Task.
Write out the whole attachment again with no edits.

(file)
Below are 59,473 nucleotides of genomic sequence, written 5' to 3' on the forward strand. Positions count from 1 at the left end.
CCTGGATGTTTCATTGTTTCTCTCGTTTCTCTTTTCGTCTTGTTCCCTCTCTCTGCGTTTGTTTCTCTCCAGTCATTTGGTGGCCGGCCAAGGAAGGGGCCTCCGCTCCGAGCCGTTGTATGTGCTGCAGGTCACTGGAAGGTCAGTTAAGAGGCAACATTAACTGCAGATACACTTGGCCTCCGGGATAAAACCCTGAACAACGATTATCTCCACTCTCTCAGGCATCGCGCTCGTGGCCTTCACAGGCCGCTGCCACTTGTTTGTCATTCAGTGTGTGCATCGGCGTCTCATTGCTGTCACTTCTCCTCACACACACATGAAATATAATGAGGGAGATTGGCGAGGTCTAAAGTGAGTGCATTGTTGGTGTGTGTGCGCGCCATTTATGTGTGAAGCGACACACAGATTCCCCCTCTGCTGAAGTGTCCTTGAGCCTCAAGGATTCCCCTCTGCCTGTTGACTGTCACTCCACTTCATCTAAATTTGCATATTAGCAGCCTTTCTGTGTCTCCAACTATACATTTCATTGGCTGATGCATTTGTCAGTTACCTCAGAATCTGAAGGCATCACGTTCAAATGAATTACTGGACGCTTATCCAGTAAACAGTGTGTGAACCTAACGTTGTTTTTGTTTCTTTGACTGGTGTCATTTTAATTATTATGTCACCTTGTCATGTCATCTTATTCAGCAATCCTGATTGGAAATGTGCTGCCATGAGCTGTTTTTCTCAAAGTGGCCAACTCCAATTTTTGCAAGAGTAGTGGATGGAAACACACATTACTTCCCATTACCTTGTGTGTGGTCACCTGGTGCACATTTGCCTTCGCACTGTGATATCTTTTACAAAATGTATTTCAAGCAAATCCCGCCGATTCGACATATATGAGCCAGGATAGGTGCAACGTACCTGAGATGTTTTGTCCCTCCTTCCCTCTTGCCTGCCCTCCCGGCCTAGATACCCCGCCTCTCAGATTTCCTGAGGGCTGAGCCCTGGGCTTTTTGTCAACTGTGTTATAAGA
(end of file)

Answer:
Below are 59,473 nucleotides of genomic sequence, written 5' to 3' on the forward strand. Positions count from 1 at the left end.
CCTGGATGTTTCATTGTTTCTCTCGTTTCTCTTTTCGTCTTGTTCCCTCTCTCTGCGTTTGTTTCTCTCCAGTCATTTGGTGGCCGGCCAAGGAAGGGGCCTCCGCTCCGAGCCGTTGTATGTGCTGCAGGTCACTGGAAGGTCAGTTAAGAGGCAACATTAACTGCAGATACACTTGGCCTCCGGGATAAAACCCTGAACAACGATTATCTCCACTCTCTCAGGCATCGCGCTCGTGGCCTTCACAGGCCGCTGCCACTTGTTTGTCATTCAGTGTGTGCATCGGCGTCTCATTGCTGTCACTTCTCCTCACACACACATGAAATATAATGAGGGAGATTGGCGAGGTCTAAAGTGAGTGCATTGTTGGTGTGTGTGCGCGCCATTTATGTGTGAAGCGACACACAGATTCCCCCTCTGCTGAAGTGTCCTTGAGCCTCAAGGATTCCCCTCTGCCTGTTGACTGTCACTCCACTTCATCTAAATTTGCATATTAGCAGCCTTTCTGTGTCTCCAACTATACATTTCATTGGCTGATGCATTTGTCAGTTACCTCAGAATCTGAAGGCATCACGTTCAAATGAATTACTGGACGCTTATCCAGTAAACAGTGTGTGAACCTAACGTTGTTTTTGTTTCTTTGACTGGTGTCATTTTAATTATTATGTCACCTTGTCATGTCATCTTATTCAGCAATCCTGATTGGAAATGTGCTGCCATGAGCTGTTTTTCTCAAAGTGGCCAACTCCAATTTTTGCAAGAGTAGTGGATGGAAACACACATTACTTCCCATTACCTTGTGTGTGGTCACCTGGTGCACATTTGCCTTCGCACTGTGATATCTTTTACAAAATGTATTTCAAGCAAATCCCGCCGATTCGACATATATGAGCCAGGATAGGTGCAACGTACCTGAGATGTTTTGTCCCTCCTTCCCTCTTGCCTGCCCTCCCGGCCTAGATACCCCGCCTCTCAGATTTCCTGAGGGCTGAGCCCTGGGCTTTTTGTCAACTGTGTTATAAGA